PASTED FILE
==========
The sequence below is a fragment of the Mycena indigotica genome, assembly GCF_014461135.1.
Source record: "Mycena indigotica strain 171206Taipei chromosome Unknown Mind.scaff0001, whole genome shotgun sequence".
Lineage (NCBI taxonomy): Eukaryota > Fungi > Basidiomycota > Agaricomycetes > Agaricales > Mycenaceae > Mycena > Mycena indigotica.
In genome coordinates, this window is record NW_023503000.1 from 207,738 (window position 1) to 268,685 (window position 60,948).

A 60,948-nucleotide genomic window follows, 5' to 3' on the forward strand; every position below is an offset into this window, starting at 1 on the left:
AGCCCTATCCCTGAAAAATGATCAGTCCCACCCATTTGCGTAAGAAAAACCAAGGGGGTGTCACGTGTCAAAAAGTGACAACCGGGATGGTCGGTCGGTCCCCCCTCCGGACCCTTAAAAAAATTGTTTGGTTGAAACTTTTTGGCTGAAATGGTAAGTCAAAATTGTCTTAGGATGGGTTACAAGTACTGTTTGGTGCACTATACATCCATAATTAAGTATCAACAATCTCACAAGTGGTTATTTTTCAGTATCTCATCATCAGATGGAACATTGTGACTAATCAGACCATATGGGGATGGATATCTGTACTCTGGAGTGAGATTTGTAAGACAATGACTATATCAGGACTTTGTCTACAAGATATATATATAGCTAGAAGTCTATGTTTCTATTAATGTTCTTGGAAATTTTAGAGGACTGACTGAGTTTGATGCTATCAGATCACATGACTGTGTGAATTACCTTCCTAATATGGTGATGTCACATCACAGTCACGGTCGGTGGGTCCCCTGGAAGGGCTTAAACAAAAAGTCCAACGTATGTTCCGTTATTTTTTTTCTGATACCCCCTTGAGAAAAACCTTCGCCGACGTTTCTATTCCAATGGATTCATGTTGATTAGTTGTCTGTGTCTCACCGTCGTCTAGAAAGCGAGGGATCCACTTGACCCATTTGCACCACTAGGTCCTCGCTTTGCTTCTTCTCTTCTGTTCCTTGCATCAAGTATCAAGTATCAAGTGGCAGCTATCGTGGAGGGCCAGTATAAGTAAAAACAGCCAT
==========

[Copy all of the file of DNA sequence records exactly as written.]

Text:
The sequence below is a fragment of the Mycena indigotica genome, assembly GCF_014461135.1.
Source record: "Mycena indigotica strain 171206Taipei chromosome Unknown Mind.scaff0001, whole genome shotgun sequence".
Lineage (NCBI taxonomy): Eukaryota > Fungi > Basidiomycota > Agaricomycetes > Agaricales > Mycenaceae > Mycena > Mycena indigotica.
In genome coordinates, this window is record NW_023503000.1 from 207,738 (window position 1) to 268,685 (window position 60,948).

A 60,948-nucleotide genomic window follows, 5' to 3' on the forward strand; every position below is an offset into this window, starting at 1 on the left:
AGCCCTATCCCTGAAAAATGATCAGTCCCACCCATTTGCGTAAGAAAAACCAAGGGGGTGTCACGTGTCAAAAAGTGACAACCGGGATGGTCGGTCGGTCCCCCCTCCGGACCCTTAAAAAAATTGTTTGGTTGAAACTTTTTGGCTGAAATGGTAAGTCAAAATTGTCTTAGGATGGGTTACAAGTACTGTTTGGTGCACTATACATCCATAATTAAGTATCAACAATCTCACAAGTGGTTATTTTTCAGTATCTCATCATCAGATGGAACATTGTGACTAATCAGACCATATGGGGATGGATATCTGTACTCTGGAGTGAGATTTGTAAGACAATGACTATATCAGGACTTTGTCTACAAGATATATATATAGCTAGAAGTCTATGTTTCTATTAATGTTCTTGGAAATTTTAGAGGACTGACTGAGTTTGATGCTATCAGATCACATGACTGTGTGAATTACCTTCCTAATATGGTGATGTCACATCACAGTCACGGTCGGTGGGTCCCCTGGAAGGGCTTAAACAAAAAGTCCAACGTATGTTCCGTTATTTTTTTTCTGATACCCCCTTGAGAAAAACCTTCGCCGACGTTTCTATTCCAATGGATTCATGTTGATTAGTTGTCTGTGTCTCACCGTCGTCTAGAAAGCGAGGGATCCACTTGACCCATTTGCACCACTAGGTCCTCGCTTTGCTTCTTCTCTTCTGTTCCTTGCATCAAGTATCAAGTATCAAGTGGCAGCTATCGTGGAGGGCCAGTATAAGTAAAAACAGCCAT